12. Rose says:

    I agree with Anonymous, William, C and Shrink. Drug and Alcohol services should be on call for Emergency Departments in my opinion. I disagree with KC and Emaitch. Drug addicts behaving badly are not anecdotal, they are a fact of practice. They sell prescription drugs to unsuspecting children and to mental health patients to support their habits. I choose to refer them to the Drug and Alcohol service, just as I choose to refer excisions to the Surgical Clinic. If chronic pain may be an issue, I refer to the Pain Specialist for an opinion and management. Emaitch’s lack of respect for Shrink’s right to autonomy in practice, and Emaitch’s confusing right to autonomy with zero-tolerance and sabre-rattling , say that Emaitch describes himself. Eamitch has zero-tolerance for clinicians who choose there field of practice, rattling his sabre at them. Does Emaitch think that there may be no sub-specialty in practice-for example should sports physicians be obliged to treat patients who inject Sustanon at the gym, when they request Tamoxifen or Clomid?

  13. Emaitch says:

    Now that we’re all talking…The most popular new (non-tobacco) drug tried by first-time users in the USA (read Australia in 2-5 years) is a prescription pain-killer. Outstrips illicit opioids, cannabis, you name it.
    The 2 most common sources of the said pain killer are 1. a family member or friend, and 2. us (MO’s). N.B. Most prescription opioid patients inject their drugs or sell among their cohort. I cannot remember the last unsuspecting school child I saw who procured oxycodone off a doctor-shopping dealer. Usually it comes from closer to home, sadly. I respect Shrink’s choice of practice. He assumes, wrongly, that the article suggests he must treat and welcome all drug users. He might be surprised how many of his current patients are holding out on him about their use. Maybe his practice has selected them out, but maybe their just playing possum with him on the issue. In most practices, about a third of patients are. We cannot over simplify addiction patients as “out of control” drug seekers, only to miss the point that many are indistinguishable from everyone else. Having seen too many die from ignorance and the choice to be completely abstinent, only to relapse and die, isn’t it time we thought about safe choices for drug users, like maintenance and legal access to supervised treatment, rather than pushing the problem underground? Happy to reference this stuff, Dr Dore’s “opinion” piece looks like it references about 15 journals. There are bits there from MJA, AIHW, The Lancet, BMJ. Not just opinion.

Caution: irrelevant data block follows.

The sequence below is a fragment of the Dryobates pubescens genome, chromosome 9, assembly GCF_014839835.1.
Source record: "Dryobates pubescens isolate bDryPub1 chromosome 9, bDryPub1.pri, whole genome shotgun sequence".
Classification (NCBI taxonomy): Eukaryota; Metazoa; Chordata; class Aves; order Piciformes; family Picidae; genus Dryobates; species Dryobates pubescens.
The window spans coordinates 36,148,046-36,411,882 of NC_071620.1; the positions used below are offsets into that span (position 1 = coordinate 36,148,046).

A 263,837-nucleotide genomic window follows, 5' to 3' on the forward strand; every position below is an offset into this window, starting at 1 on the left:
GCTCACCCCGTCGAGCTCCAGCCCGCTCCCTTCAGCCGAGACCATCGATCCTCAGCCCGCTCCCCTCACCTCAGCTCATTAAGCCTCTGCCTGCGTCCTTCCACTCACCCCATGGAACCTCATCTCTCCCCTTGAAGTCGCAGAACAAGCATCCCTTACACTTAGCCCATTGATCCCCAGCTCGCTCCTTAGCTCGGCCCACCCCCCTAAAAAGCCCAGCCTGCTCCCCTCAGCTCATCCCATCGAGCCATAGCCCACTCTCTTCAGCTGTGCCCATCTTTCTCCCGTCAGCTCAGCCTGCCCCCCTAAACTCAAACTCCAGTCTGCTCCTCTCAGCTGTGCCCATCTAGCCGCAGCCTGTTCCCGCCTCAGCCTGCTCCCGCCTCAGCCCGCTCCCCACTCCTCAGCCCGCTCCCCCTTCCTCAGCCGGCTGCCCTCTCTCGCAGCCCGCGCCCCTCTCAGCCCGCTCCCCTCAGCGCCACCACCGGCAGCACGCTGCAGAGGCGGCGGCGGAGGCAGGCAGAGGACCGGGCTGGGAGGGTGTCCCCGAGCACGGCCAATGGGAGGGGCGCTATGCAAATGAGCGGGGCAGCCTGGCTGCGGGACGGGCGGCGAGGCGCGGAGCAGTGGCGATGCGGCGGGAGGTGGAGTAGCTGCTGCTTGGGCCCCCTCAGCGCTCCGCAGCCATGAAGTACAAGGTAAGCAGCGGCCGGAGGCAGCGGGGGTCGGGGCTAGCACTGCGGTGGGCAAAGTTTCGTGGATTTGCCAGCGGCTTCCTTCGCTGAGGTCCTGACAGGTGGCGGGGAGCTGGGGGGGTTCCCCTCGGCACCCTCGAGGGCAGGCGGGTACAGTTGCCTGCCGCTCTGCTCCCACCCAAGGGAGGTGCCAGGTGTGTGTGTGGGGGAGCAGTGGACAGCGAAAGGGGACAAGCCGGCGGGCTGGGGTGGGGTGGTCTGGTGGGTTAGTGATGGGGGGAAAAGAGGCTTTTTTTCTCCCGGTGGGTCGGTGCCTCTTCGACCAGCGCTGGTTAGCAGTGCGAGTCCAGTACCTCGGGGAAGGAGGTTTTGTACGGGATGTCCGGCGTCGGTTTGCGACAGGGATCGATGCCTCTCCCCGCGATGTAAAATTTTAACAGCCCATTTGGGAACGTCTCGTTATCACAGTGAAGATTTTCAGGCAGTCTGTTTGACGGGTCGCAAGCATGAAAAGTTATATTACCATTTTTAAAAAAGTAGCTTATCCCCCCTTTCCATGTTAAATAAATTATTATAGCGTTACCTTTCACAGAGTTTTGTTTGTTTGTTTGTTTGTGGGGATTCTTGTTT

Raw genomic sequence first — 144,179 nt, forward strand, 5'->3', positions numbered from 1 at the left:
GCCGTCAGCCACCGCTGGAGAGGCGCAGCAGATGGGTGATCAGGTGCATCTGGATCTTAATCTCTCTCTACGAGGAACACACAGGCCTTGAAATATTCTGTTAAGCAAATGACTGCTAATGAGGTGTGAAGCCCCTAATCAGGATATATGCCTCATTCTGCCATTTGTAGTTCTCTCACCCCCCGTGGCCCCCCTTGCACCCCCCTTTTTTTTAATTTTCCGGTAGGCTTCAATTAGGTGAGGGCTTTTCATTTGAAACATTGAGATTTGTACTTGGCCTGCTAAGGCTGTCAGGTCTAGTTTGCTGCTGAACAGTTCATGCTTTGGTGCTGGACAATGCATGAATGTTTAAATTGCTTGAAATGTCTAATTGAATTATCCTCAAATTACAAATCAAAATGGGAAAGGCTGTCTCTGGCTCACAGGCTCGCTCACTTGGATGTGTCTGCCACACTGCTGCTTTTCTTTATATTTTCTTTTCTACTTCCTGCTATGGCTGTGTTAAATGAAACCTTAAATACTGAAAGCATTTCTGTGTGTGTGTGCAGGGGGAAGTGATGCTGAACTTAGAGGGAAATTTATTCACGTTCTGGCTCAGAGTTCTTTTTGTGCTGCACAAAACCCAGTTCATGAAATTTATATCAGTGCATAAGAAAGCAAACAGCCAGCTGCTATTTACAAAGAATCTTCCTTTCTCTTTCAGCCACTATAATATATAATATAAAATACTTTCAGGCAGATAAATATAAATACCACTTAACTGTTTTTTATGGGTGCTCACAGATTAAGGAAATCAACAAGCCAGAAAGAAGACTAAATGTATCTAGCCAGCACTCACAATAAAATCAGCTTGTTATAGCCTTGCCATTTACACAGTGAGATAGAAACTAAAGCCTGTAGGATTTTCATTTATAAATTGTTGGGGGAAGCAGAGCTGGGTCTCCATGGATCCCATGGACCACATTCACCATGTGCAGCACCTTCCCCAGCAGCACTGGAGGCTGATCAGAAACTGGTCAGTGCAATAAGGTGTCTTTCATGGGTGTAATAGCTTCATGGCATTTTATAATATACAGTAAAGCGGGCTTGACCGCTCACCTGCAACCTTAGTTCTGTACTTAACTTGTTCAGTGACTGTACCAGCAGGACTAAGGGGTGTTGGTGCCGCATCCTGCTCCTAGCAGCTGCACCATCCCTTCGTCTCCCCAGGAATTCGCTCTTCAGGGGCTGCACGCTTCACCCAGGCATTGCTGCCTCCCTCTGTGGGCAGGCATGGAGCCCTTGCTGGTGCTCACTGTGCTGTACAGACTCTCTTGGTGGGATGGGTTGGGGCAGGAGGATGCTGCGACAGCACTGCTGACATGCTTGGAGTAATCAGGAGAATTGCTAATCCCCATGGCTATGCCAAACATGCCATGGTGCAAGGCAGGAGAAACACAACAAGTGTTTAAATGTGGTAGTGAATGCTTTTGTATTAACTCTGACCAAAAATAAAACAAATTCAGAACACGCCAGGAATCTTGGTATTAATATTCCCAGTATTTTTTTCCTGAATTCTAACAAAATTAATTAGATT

14. Simon Holliday says:

    Much of this debate naturally is about stigma. Terms like “drugs” and “addicts” are perjorative as demonstrated by the Temperance movement campaigners at the beginning of the last century crusading against alcohol before retiring for a drink of laudanum (opium).
    The point about the fear of the impact of welcomed drug addicts on our waiting rooms was addressed in the following paper in April:
    Dr Dore’s call for increased confidence and familiarity with Addiction related issues will benefit our practices. As Gourley writes, “Drug and alcohol misuse and addiction often remain undiagnosed confounders in a myriad of refractory clinical disorders including essential hypertension, insomnia, sexual dysfunction, and depression, to mention only a few. Failure to diagnose and to treat a latent substance-use disorder will frustrate the most ardent efforts at achieving even the most modest therapeutic goals.
    Finally, the vast majority of those with AOD disorders do not seek or want treatment. A UN report states, “The latest US data show that, on average, three persons per 100 annual drug users had to undergo treatment for drug use in 2008.” The treatment of an aggressive person, whether intoxicated or not, or whether in a health facility or not, is partially the domain of security or police, not just medical. Drug and Alcohol services are marginalised services, especially funding-wise, looking after a marginalised clientele for a problem which permeates our society. I agree AOD teams should be more available for in-patient and out-patient services, but this will require funding and will require all colleagues to take on more routine AOD patients such as Methadone maintenance patients.